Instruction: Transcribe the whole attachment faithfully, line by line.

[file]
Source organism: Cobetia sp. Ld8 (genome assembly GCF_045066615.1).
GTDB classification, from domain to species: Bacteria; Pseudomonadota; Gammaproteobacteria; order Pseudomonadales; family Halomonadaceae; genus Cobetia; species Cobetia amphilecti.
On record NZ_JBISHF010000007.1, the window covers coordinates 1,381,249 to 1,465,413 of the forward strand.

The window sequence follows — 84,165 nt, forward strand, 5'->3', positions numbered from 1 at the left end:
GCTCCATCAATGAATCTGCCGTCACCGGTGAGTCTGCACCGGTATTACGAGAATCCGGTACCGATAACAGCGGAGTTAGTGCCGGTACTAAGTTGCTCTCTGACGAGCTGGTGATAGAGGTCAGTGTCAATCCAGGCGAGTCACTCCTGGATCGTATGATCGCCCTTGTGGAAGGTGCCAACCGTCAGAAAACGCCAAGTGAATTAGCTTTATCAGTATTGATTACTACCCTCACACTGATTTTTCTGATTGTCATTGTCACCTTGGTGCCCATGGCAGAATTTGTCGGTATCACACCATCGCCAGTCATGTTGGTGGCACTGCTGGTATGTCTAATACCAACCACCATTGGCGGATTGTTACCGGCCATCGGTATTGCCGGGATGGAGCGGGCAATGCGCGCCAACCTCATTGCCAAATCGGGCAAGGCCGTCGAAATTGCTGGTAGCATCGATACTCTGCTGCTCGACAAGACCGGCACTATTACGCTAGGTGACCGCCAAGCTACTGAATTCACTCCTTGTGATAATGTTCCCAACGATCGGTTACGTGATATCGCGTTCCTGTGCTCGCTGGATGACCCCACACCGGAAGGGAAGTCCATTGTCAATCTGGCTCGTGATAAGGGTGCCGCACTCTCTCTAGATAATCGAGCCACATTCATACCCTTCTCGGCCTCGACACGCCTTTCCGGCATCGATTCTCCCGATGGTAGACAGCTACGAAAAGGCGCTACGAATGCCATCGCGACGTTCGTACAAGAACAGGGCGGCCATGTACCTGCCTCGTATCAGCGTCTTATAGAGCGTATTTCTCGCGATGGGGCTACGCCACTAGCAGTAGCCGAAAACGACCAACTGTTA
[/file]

Source organism: Cobetia sp. Ld8 (genome assembly GCF_045066615.1).
GTDB classification, from domain to species: Bacteria; Pseudomonadota; Gammaproteobacteria; order Pseudomonadales; family Halomonadaceae; genus Cobetia; species Cobetia amphilecti.
On record NZ_JBISHF010000007.1, the window covers coordinates 1,381,249 to 1,465,413 of the forward strand.

The window sequence follows — 84,165 nt, forward strand, 5'->3', positions numbered from 1 at the left end:
GCTCCATCAATGAATCTGCCGTCACCGGTGAGTCTGCACCGGTATTACGAGAATCCGGTACCGATAACAGCGGAGTTAGTGCCGGTACTAAGTTGCTCTCTGACGAGCTGGTGATAGAGGTCAGTGTCAATCCAGGCGAGTCACTCCTGGATCGTATGATCGCCCTTGTGGAAGGTGCCAACCGTCAGAAAACGCCAAGTGAATTAGCTTTATCAGTATTGATTACTACCCTCACACTGATTTTTCTGATTGTCATTGTCACCTTGGTGCCCATGGCAGAATTTGTCGGTATCACACCATCGCCAGTCATGTTGGTGGCACTGCTGGTATGTCTAATACCAACCACCATTGGCGGATTGTTACCGGCCATCGGTATTGCCGGGATGGAGCGGGCAATGCGCGCCAACCTCATTGCCAAATCGGGCAAGGCCGTCGAAATTGCTGGTAGCATCGATACTCTGCTGCTCGACAAGACCGGCACTATTACGCTAGGTGACCGCCAAGCTACTGAATTCACTCCTTGTGATAATGTTCCCAACGATCGGTTACGTGATATCGCGTTCCTGTGCTCGCTGGATGACCCCACACCGGAAGGGAAGTCCATTGTCAATCTGGCTCGTGATAAGGGTGCCGCACTCTCTCTAGATAATCGAGCCACATTCATACCCTTCTCGGCCTCGACACGCCTTTCCGGCATCGATTCTCCCGATGGTAGACAGCTACGAAAAGGCGCTACGAATGCCATCGCGACGTTCGTACAAGAACAGGGCGGCCATGTACCTGCCTCGTATCAGCGTCTTATAGAGCGTATTTCTCGCGATGGGGCTACGCCACTAGCAGTAGCCGAAAACGACCAACTGTTA